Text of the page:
Since the beginning of the financial crisis, politicians and bureaucrats trying to rescue it have consistently done nothing but fall over their own feet. We would be hard pressed to point to a single true success story among the multitude of programs and regulations that have been proffered during the last five years. All the while, the national debt has increased by trillions of dollars and the housing market remains comatose.
Having now seen transcripts from Federal Reserve monetary policy meetings of 2006, it is abundantly clear that the Fed had no clue about the coming housing market meltdown and ensuing crisis. The warning signs were there, but either incompetence or arrogance prevented the leadership from recognizing the obvious. Ben Bernanke described the cooling housing boom as healthy and said “so far we are seeing, at worst, an orderly decline in the housing market”. Tim Geithner complained that Alan Greenspan had not received the credit that he deserved, a view that is shared among very few people these days.
Today, the continuation of previous policies and the introduction of new ones have run up the federal debt to an amount equal to the country’s entire gross domestic product. If we add in future obligations related to an aging population, throwing more money to Fannie and Freddie, pensions, etc., the total rises to levels that are difficult to imagine and nearly impossible to pay back. Taxpayers are in no condition to help with revenues, given that unemployment remains high and household debt is increasing (up 9.9% in November for installment debt, the fastest rise since November 2001). As the financial industry gets even more opaque and complex, we’re more likely to see additional problems than solutions from that sector.
Where does the country go from here to address its overwhelming debt? Really, there are four ways to get the country out of its current debt predicament. The first two – growth and default – are highly unlikely. As consumers and state/local governments pare down their debt, there will be little overall growth though select sectors will prosper. As deep as the country’s debt problems have been and continue to be, a default by the federal government has a very low probability of happening. If it did occur, borrowing costs would go up and there are additional ramifications too scary to consider.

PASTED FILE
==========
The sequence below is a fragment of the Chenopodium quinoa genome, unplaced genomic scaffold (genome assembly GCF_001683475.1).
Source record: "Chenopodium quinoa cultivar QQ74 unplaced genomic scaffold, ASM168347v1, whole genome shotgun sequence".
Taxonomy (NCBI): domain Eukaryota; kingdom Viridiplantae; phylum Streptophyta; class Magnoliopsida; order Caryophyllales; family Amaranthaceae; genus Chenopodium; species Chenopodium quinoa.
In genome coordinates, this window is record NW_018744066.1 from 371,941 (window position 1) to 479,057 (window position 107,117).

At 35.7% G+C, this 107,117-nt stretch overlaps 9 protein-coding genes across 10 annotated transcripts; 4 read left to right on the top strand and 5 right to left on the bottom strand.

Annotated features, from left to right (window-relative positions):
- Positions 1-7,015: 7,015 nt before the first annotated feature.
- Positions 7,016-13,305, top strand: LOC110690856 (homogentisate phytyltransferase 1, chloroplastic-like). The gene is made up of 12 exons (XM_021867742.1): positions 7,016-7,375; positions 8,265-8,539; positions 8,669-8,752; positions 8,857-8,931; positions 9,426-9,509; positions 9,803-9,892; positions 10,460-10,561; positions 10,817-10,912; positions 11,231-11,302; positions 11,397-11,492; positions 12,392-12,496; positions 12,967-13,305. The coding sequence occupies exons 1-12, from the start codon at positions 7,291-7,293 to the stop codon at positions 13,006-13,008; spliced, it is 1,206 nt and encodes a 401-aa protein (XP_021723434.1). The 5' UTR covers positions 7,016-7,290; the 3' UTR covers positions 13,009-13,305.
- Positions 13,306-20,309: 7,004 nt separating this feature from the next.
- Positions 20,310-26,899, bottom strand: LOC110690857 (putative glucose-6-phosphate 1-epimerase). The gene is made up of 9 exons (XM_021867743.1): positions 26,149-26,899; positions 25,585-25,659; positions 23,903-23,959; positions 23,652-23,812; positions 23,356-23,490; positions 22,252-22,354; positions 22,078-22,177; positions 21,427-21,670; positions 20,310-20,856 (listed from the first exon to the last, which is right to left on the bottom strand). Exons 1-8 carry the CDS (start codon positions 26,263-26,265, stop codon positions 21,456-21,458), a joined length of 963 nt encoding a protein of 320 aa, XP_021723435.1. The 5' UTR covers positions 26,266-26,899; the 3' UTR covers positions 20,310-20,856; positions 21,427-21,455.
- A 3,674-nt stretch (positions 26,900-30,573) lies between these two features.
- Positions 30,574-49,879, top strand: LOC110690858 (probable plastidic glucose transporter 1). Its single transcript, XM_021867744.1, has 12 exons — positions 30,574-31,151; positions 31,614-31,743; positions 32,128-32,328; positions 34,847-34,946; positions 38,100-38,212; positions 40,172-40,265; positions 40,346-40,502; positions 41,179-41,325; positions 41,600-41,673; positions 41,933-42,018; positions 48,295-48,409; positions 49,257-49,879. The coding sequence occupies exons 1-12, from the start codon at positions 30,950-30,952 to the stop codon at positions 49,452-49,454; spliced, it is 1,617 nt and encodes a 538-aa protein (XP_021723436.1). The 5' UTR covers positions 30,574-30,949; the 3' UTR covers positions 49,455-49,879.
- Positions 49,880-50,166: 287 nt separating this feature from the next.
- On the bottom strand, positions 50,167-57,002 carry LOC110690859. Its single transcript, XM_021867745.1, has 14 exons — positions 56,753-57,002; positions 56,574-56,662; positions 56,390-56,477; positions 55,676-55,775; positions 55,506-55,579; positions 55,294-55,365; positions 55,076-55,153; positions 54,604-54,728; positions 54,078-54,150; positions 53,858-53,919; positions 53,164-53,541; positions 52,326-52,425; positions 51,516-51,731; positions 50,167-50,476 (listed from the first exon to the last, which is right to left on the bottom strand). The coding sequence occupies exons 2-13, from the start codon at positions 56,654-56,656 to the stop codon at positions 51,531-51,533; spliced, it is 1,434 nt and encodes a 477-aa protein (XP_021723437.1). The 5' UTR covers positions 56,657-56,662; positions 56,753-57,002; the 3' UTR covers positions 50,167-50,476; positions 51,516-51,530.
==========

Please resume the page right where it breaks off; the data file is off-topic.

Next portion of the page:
The other two avenues are austerity (spending less money) or inflating our way out of the problem. Austerity would be the better way to go, but causes pain and unrest during the short term. Since most of the population has no grasp of the enormity of the country’s financial situation, politicians have talked a lot about lowering expenses but taken few actions to tackle the problem. While some cost savings have been put in place, they will have minimal real impact. That is why the administration has requested (and will get) the debt ceiling raised by another $1.2 trillion during the coming weeks.
That leaves inflation as the most likely course of action. Holders of U.S. debt and any other dollar-denominated financial instrument (including stocks, bonds, real estate, etc.) will get burned as the dollar loses value, but the government will care little as they will see no other politically viable course of action. When this all hits the fan, holders of precious metals like gold and silver, as well as those owning more stable currencies, will be rewarded.
Alan Noblitt is the owner of Seascape Capital and a note investor. As a note investor for all 50 states and on most property types, he can help mortgage note holders in nearly any any situation.